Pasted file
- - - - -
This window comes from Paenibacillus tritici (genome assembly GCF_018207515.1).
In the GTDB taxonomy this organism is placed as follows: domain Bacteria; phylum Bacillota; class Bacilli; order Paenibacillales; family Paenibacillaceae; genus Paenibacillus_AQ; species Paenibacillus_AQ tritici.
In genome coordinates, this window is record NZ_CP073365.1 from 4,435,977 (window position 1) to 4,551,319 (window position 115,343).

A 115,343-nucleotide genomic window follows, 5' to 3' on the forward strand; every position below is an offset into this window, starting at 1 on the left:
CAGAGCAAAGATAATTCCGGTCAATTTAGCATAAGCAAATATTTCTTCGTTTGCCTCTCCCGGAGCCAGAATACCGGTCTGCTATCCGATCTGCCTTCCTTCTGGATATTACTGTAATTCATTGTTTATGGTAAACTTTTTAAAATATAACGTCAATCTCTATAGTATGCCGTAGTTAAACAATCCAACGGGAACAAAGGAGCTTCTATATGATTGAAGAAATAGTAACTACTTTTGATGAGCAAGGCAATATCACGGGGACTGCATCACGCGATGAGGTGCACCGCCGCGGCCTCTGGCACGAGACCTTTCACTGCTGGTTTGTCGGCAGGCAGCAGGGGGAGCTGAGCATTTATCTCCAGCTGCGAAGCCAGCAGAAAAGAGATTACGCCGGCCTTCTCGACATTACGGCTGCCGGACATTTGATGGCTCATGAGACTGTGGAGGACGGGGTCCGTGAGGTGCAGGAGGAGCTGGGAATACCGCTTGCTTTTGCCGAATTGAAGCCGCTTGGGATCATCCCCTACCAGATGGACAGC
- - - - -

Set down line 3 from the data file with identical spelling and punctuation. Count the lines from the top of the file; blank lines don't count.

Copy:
In genome coordinates, this window is record NZ_CP073365.1 from 4,435,977 (window position 1) to 4,551,319 (window position 115,343).